If given the choice after your death, would you rather have one day to come back and make peace with those you loved, or would you rather live an eternity as a ghost who could only be seen by those who believe or have wronged you? This is the exact question at the heart of ‘Double Walker’, a low budget Independent film with a lot of artistic flair.
We meet a nameless ghost, played by newcomer Sylvie Mix, who is found one day by a man walking his dog – she is barely dressed on the side of the road in an early winter month. She is brought home and given clothes and hardly speaks for the entirety of the film. But as the man who saves her begins to make moves on her as she sits quietly in his chair, she pulls out a sharpened spoon and impales him. One by one, she goes on a quest to wrong the men who she insinuates have harmed her – and a large part of this journey is discovering what exactly this means and who these people are. It’s a movie that occupies the present as well as the past.
She meets a young man named Jack who can see her and is extremely friendly. They become almost best friends after a short period and he really likes her, but things grow complicated when he asks her to meet his father.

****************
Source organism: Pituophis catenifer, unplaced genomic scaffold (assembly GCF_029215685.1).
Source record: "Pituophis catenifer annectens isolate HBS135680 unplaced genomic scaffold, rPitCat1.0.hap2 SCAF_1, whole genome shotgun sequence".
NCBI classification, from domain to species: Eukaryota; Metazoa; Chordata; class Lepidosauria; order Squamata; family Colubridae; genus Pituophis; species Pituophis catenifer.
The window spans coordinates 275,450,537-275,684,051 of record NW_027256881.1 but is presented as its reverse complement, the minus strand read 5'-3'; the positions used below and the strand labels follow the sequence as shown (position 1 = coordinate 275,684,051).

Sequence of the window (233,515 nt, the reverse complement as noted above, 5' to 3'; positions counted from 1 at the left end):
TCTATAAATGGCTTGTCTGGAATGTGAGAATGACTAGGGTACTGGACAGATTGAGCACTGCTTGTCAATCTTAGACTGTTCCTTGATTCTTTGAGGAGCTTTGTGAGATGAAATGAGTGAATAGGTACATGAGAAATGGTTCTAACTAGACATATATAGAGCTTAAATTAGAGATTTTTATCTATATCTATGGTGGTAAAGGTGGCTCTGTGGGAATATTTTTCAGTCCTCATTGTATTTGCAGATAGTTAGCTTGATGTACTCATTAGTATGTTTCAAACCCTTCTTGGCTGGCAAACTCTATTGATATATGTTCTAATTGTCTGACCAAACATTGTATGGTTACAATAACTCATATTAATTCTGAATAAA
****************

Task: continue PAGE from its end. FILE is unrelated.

It’s an artistic tale where nothing is ever really said, but mostly shown, and its up to the viewer to piece together what is going on. It goes from bloody seduction, to the death of innocence (in multiple ways), up to a very stark way to redeem her own life.
For a movie with very little story or action going on, or dialogue even for that matter, it is very intoxicating in its environment and how the story slowly and beautifully plays out. You feel for this ghost, and you almost fall for her, but you cannot entirely justify her choices. It’s a film with complicated emotions that require the viewer to participate by making your own choices on how you interpret and feel about what is happening.
I personally loved this movie. It’s beautifully shot, the story is intriguing, and Sylvie Mix as the Ghost has a quality that demands attention even when she only speaks about 5 lines of dialogue for the entire time. The ending tugs at the heart strings, and I cannot wait to see what both this actor and the filmmaker do next. A lot of promise is built up in such a short, potent amount of time.
“Double Walker” is currently streaming on VOD for Vudu & Amazon Prime.
‘Til Next Time,
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